Gender disparities in the workplace have received significant attention in the public debate. Academia, especially in the field of economics, is facing increased scrutiny to determine whether gender discrimination is widespread. Recent empirical work has studied many aspects of the “leaky pipeline” –uncovering gender bias in teaching evaluations, the publication process, conference admissions, and tenure and promotion decisions. However, little is known about the first step of an academic career, the junior “job market”. Our research fills this gap by analysing the text of over 9,000 reference letters written in support of almost 2,900 candidates who applied for entry-level positions at a research-intensive UK university between 2017 and 2020. We study differences in the language used in these letters, according to the gender of the candidate they recommend. Borrowing from existing methods in cognitive psychology, linguistic and finance, we use machine learning algorithms to quantify sentiment, tone and stereotyping. A first, descriptive, analysis uses LASSO estimators to isolate a number of expressions in full letters and letter ends predominately associated with male or female candidates, respectively. We then develop `bags' of signal expressions in six categories, related to candidates' ability, research, recruitment prospects, graft (“grindstone”), and teaching and citizenship. We study the gendered determinants of categorised signal expressions while conditioning on applicant characteristics and letter writer attributes. Our regression results confirm the findings from the LASSO analysis indicating that female candidates are characterized with recourse to more “grindstone” expressions and furthermore with a greater emphasis on their teaching skills and good citizenship qualities. Importantly, we find significant differences depending the research reputation of their institution.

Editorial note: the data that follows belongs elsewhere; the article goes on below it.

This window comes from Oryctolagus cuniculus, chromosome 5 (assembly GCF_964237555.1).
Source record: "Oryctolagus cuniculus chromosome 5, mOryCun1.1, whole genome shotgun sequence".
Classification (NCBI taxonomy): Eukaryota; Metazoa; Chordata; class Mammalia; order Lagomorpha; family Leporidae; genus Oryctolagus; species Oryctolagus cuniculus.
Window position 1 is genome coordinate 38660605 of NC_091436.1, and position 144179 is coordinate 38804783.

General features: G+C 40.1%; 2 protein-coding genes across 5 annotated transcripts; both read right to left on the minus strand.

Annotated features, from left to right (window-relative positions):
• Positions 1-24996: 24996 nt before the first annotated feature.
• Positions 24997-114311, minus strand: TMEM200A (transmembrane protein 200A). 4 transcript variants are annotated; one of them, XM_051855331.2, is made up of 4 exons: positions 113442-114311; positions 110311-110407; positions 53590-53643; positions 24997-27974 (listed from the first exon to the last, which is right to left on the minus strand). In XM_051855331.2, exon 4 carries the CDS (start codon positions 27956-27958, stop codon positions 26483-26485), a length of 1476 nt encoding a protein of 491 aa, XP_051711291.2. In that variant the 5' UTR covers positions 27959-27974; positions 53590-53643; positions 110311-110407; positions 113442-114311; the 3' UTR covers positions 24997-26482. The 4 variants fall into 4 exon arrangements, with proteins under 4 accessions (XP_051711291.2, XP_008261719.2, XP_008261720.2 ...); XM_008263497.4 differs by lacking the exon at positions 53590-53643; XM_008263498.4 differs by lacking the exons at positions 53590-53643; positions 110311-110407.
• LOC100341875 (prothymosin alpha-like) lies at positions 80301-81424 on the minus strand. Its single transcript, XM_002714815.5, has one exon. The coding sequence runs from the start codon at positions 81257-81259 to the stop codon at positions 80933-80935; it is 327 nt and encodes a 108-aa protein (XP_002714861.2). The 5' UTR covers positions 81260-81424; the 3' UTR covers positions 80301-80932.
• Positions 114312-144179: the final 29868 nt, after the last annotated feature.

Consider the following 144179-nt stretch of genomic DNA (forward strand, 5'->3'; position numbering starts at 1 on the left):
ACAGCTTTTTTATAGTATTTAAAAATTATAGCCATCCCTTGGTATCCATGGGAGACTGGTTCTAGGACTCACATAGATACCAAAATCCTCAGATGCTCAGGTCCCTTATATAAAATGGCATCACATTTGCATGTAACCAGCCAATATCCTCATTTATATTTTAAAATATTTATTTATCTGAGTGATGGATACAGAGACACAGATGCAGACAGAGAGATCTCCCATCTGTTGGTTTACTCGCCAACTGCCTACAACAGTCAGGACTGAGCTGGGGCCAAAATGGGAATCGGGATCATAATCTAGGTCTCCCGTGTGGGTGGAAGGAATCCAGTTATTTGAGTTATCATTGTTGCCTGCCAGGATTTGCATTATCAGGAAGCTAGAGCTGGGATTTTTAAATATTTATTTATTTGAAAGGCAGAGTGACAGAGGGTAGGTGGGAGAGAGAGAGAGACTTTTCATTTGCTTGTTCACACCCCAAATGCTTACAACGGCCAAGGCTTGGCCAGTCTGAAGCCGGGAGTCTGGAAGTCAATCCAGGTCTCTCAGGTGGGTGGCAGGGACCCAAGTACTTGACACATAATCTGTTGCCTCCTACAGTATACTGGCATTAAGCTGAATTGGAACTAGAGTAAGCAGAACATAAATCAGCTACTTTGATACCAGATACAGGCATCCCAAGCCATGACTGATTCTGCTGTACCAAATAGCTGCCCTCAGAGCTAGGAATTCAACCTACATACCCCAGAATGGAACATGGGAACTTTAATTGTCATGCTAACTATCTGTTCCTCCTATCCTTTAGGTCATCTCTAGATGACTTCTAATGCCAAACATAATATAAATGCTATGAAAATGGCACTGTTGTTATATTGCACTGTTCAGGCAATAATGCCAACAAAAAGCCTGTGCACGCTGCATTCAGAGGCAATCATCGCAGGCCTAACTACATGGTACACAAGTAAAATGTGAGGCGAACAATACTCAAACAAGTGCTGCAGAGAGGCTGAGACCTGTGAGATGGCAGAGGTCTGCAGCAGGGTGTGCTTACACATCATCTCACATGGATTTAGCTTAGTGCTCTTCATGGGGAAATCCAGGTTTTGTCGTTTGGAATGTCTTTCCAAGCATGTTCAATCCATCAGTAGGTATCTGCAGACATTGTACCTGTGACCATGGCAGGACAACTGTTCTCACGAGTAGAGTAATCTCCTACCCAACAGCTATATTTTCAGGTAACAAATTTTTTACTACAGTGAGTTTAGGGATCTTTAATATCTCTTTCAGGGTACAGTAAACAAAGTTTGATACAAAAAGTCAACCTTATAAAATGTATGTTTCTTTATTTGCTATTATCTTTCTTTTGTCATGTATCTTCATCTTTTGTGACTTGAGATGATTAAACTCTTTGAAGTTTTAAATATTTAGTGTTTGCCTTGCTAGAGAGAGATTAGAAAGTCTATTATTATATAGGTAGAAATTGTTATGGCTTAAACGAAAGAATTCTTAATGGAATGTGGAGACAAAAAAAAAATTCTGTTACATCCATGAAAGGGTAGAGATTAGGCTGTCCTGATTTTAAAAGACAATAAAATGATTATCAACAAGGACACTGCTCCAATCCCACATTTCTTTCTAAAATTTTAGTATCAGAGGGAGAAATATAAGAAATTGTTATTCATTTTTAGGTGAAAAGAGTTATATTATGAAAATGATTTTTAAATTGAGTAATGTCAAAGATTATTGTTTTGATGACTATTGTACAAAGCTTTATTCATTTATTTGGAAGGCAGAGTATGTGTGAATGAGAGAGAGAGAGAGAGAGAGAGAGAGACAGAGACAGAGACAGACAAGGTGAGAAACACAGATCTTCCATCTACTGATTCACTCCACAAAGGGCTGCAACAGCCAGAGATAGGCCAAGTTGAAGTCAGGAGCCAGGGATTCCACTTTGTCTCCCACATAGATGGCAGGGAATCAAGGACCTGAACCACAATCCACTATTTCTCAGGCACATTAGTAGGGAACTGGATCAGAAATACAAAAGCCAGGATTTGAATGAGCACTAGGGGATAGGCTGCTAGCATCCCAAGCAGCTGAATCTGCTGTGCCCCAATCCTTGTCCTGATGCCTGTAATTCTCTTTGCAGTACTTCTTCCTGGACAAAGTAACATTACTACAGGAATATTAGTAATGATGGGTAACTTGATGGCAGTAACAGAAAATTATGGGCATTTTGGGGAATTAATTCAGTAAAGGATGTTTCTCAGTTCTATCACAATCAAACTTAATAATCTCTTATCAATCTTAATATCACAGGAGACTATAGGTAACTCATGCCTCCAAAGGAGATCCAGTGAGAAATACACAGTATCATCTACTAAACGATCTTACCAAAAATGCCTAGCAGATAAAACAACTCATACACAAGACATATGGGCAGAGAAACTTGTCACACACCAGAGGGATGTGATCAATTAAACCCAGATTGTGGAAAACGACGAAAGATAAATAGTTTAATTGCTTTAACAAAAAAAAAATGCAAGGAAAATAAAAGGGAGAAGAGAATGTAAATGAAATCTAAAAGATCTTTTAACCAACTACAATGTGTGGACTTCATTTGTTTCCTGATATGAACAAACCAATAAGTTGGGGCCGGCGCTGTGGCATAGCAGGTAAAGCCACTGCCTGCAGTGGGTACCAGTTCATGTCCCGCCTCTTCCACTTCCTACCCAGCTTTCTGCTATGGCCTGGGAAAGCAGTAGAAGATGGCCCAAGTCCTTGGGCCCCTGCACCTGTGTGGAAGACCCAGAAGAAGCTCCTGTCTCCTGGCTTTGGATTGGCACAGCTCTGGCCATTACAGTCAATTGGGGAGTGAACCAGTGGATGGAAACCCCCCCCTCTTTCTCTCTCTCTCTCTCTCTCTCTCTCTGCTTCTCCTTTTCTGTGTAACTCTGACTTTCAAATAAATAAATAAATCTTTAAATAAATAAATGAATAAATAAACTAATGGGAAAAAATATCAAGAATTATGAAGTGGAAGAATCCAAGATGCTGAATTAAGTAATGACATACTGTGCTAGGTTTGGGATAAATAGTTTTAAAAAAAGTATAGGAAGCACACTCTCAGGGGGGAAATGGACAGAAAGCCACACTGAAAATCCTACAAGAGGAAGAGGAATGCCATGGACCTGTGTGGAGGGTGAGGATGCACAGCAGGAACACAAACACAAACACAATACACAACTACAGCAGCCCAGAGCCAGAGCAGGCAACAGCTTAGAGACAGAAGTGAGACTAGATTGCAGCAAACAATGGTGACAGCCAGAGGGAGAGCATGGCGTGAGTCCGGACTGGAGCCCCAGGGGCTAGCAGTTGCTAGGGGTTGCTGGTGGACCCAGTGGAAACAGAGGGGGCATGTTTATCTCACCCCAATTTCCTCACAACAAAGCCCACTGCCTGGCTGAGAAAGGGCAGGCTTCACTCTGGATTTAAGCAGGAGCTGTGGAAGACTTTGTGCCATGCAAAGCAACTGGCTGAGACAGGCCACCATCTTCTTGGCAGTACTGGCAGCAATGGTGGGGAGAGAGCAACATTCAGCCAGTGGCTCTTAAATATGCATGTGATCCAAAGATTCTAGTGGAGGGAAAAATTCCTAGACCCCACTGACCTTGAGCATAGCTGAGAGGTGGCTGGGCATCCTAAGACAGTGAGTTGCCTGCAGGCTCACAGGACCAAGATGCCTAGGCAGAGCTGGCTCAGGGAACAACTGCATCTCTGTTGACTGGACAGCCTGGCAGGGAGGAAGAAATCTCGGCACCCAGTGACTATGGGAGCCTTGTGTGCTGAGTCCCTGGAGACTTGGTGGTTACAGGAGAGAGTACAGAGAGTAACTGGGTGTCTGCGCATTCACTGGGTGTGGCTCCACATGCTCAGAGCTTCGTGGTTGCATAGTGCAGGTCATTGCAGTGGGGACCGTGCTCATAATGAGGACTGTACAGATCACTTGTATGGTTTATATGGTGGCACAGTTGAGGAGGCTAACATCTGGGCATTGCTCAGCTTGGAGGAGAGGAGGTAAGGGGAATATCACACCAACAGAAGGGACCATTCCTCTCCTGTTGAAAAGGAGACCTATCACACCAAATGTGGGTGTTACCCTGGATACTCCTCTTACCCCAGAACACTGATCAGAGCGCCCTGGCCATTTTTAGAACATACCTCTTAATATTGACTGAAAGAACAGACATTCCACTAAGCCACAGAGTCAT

Valeria is a lecturer in Economics at the University of Nottingham's School of Economics, and a Research Affiliate at the CEPR. Her research interests are: Economic History, Development Economics, Political Economy, and Economic Geography. Valeria is particularly interested in institutional and cultural long-term determinants of spatial inequalities.